In short, for the whole of the time of the main events of what we call the French Revolution, France went from one violent episode to another while it had no effective central government and when it was entering into wars which would when extended under Napoleon consume Europe for a generation. There was a general and continuing sense of crisis and emergency before Napoleon; he pacified France and then he detonated the world.
Government under the Tsars had broken down, but after the revolution in 1917, there was worse anarchy and civil war than even France had experienced. Stalin was in power for decades. The party had the machinery for a police state from the beginning, and one that might be structured on lines that some might call scientific, but for the most part the Terror under Stalin was not practised in any sense of crisis or emergency, but because some very cruel people had never been educated to see any other way. Stalin and his aides were also morally empty.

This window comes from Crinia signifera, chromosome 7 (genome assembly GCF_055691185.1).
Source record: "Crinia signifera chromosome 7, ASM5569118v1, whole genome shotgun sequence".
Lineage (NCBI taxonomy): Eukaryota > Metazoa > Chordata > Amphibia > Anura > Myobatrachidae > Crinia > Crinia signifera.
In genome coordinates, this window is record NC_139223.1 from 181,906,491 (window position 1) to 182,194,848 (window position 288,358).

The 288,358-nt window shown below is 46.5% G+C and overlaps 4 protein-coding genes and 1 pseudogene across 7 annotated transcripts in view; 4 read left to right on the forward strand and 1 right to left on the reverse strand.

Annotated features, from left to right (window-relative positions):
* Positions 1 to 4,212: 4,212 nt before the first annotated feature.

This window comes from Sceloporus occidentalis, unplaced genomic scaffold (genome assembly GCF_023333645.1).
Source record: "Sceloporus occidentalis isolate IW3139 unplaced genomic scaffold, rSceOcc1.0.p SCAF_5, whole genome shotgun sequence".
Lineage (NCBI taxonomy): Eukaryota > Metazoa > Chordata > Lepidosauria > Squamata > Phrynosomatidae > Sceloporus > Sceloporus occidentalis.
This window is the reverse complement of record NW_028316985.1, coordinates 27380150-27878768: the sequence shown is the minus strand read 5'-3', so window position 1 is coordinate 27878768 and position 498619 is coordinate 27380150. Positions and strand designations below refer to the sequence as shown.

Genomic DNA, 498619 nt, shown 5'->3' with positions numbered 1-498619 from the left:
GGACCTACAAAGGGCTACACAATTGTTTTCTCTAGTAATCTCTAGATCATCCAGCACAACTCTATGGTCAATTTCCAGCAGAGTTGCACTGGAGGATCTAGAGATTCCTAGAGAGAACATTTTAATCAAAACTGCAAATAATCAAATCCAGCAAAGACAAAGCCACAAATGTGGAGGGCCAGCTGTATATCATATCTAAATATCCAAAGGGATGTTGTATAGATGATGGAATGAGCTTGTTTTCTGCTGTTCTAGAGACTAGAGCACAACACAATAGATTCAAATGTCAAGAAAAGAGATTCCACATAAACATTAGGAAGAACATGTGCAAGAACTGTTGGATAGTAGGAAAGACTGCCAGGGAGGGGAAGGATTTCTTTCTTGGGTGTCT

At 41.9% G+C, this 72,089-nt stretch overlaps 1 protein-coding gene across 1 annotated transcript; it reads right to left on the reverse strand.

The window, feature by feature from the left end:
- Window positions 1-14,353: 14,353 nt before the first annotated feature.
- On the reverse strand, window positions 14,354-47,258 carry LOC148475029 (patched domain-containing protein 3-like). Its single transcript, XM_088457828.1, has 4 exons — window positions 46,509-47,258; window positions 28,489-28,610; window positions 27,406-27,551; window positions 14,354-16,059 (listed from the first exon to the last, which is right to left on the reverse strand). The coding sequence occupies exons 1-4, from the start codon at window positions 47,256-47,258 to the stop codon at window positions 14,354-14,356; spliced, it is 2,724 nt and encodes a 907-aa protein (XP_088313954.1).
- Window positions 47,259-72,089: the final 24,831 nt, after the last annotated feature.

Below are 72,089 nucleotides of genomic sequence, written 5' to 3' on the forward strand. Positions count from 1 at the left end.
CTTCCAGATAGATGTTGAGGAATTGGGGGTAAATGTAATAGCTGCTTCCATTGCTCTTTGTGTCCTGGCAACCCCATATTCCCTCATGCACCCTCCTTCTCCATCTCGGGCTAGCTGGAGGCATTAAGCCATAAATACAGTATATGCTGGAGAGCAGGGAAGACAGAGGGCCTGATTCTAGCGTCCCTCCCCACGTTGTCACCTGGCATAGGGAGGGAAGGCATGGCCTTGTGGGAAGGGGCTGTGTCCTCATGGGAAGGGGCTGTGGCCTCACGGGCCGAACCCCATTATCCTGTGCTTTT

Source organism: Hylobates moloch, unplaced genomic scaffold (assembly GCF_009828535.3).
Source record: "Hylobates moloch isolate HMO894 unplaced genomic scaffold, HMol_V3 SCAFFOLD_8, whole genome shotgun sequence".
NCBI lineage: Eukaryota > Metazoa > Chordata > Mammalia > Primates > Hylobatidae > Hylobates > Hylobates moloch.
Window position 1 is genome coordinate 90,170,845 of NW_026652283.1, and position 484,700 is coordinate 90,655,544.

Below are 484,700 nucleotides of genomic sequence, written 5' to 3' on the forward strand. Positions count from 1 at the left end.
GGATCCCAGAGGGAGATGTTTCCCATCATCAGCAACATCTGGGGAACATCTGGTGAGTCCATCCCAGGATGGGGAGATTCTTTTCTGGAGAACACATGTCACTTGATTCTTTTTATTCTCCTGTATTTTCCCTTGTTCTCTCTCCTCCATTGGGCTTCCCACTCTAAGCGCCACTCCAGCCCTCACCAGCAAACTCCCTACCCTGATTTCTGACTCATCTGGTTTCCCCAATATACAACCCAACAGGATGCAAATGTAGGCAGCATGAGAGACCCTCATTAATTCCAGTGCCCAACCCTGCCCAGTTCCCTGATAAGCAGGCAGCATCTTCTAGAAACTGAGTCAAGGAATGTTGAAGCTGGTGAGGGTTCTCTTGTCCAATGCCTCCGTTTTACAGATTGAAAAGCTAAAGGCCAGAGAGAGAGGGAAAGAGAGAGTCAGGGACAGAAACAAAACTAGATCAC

Hitler would be another emperor-like figure for whom war would be eternal, but the process to get to that result was very different. The reign of Terror was commenced in France when those leading and defending the revolution had good reason to fear for the survival of the political results that had been obtained, and the freedom that had been earned, and many of them had fear for their very lives if the Monarchists returned. The existence of the nation itself was threatened. This was never the case for the Nazis.